10.Running in the Familyby Michael Ondaatje - In the late 1970s Ondaatje returned to his native island of Sri Lanka. As he records his journey through the drug-like heat and intoxicating fragrances of that “pendant off the ear of India, ” Ondaatje simultaneously retraces the baroque mythology of his Dutch-Ceylonese family.
11.The Blood of Flowersby Anita Amirrezvani - A mesmerizing historical novel of an ill-fated young woman whose gift as a rug designer transforms her life. Illuminated with glorious detail of persian rug-making, and brilliantly bringing to life the sights sounds and life of 17th-century Isfahan.
Not an exhaustive list for sure, but some really great books here.
Asian and Asian-American Fiction Reads Written by Authors of East Asian and Southeast Asian Descent (In No Particular Order)
1. Mambo in Chinatown by Jean Kwok - 22-year old Charlie Wong is the daughter of a Beijing ballerina and noodlemaker from Chinatown. When Charlie begins work as a receptionist in one of New York’s finest dance studios, she starts to follow in the footsteps of her late ballerina mother, and quickly discovers her talent to teach ballroom dancing. But her new found happiness is soon to fall apart as the two worlds are in danger of colliding. When her younger sister Lisa falls ill, Charlie ultimately has to make a decision where her heart belongs.
2. The Partner Track by Helen Wan - Chinese-American lawyer, Ingrid Yung, must choose between the prestige of partnership and the American Dream that she—and her immigrant parents—have come so close to achieving.
3. Girl in Translation by Jean Kwok - Emigrating with her mother from Hong Kong to Brooklyn, Kimberly Chang begins a double life as a schoolgirl by day and sweatshop worker at night, an existence also marked by her first crush and the pressure to save her family from poverty.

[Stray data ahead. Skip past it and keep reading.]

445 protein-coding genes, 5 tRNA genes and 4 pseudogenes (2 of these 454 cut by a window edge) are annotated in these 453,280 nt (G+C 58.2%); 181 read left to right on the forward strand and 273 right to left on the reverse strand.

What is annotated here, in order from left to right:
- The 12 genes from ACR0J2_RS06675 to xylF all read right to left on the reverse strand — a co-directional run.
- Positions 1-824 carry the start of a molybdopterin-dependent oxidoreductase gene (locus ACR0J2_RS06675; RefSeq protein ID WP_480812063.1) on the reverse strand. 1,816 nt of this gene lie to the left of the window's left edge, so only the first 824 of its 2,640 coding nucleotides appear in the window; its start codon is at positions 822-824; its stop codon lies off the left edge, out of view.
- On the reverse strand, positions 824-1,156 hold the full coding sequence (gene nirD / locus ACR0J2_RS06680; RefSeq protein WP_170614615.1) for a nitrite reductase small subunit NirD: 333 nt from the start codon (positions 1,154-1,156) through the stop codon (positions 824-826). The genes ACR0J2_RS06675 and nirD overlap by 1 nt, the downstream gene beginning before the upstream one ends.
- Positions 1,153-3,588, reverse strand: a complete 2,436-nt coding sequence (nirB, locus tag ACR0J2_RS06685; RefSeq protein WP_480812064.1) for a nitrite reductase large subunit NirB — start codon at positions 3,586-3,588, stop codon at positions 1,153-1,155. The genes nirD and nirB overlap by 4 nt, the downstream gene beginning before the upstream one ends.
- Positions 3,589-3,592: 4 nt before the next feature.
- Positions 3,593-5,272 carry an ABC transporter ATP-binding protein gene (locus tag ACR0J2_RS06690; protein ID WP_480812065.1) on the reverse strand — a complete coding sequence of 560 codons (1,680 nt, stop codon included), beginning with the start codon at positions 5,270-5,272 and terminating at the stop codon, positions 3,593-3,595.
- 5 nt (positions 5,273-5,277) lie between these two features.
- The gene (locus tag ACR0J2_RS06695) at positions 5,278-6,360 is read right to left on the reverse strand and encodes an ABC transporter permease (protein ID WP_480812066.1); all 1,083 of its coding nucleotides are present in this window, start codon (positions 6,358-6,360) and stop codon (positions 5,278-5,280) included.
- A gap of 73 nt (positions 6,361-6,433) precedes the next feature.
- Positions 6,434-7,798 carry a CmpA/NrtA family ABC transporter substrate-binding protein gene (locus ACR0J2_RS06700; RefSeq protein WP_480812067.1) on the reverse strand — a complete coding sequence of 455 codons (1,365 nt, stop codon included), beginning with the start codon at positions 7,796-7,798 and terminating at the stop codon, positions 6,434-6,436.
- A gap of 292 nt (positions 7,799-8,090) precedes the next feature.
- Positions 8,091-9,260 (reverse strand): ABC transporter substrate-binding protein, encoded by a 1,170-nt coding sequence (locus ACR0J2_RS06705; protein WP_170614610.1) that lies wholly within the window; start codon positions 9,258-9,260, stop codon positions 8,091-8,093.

4. Wrack and Ruin by Don Lee - Lyndon Song is a renowned sculptor who fled New York City to become a Brussels sprouts farmer in the small California town of Rosarita Bay. Lyndon has a brother, Woody, an indicted financier turned movie producer, and Woody has a plan involving a golf course on Lyndon’s land and an aging kung-fu diva from Hong Kong with a mean kick and an even meaner drinking problem. Over one madcap Labor Day weekend, this plan wreaks havoc on Lyndon’s bucolic and carefully managed life—leading to various crises, adventures, and literature’s first-ever windsurfing chase scene.
5. The Calligrapher’s Daughter by Eugenia Kim - In early-twentieth-century Korea, Najin Han, the privileged daughter of a calligrapher, longs to choose her own destiny. Smart and headstrong, she is encouraged by her mother—but her stern father is determined to maintain tradition, especially as the Japanese steadily gain control of his beloved country.
6. Drifting House by Krys Lee - Set in Korea and the United States, from the postwar era to contemporary times, Krys Lee’s stunning fiction debut illuminates a people struggling to reconcile the turmoil of their collective past with the rewards and challenges of their present.